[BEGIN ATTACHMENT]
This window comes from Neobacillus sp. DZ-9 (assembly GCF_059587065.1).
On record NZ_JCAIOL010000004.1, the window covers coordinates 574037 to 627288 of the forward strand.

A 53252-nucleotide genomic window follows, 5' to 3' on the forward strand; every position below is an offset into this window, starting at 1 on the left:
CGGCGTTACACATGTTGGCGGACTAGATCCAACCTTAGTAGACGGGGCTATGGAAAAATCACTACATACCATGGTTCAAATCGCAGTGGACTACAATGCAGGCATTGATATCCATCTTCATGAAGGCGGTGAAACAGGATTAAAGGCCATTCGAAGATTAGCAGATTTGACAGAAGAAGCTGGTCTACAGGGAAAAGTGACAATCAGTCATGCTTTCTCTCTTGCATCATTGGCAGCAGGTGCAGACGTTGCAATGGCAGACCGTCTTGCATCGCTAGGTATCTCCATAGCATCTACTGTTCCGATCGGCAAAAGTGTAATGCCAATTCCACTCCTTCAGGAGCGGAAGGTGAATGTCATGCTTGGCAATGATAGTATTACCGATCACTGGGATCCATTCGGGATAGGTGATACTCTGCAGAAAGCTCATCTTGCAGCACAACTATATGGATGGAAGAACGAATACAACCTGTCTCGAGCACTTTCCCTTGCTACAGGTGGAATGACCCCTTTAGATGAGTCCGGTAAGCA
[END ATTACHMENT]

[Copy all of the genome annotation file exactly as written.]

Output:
This window comes from Neobacillus sp. DZ-9 (assembly GCF_059587065.1).
On record NZ_JCAIOL010000004.1, the window covers coordinates 574037 to 627288 of the forward strand.

A 53252-nucleotide genomic window follows, 5' to 3' on the forward strand; every position below is an offset into this window, starting at 1 on the left:
CGGCGTTACACATGTTGGCGGACTAGATCCAACCTTAGTAGACGGGGCTATGGAAAAATCACTACATACCATGGTTCAAATCGCAGTGGACTACAATGCAGGCATTGATATCCATCTTCATGAAGGCGGTGAAACAGGATTAAAGGCCATTCGAAGATTAGCAGATTTGACAGAAGAAGCTGGTCTACAGGGAAAAGTGACAATCAGTCATGCTTTCTCTCTTGCATCATTGGCAGCAGGTGCAGACGTTGCAATGGCAGACCGTCTTGCATCGCTAGGTATCTCCATAGCATCTACTGTTCCGATCGGCAAAAGTGTAATGCCAATTCCACTCCTTCAGGAGCGGAAGGTGAATGTCATGCTTGGCAATGATAGTATTACCGATCACTGGGATCCATTCGGGATAGGTGATACTCTGCAGAAAGCTCATCTTGCAGCACAACTATATGGATGGAAGAACGAATACAACCTGTCTCGAGCACTTTCCCTTGCTACAGGTGGAATGACCCCTTTAGATGAGTCCGGTAAGCA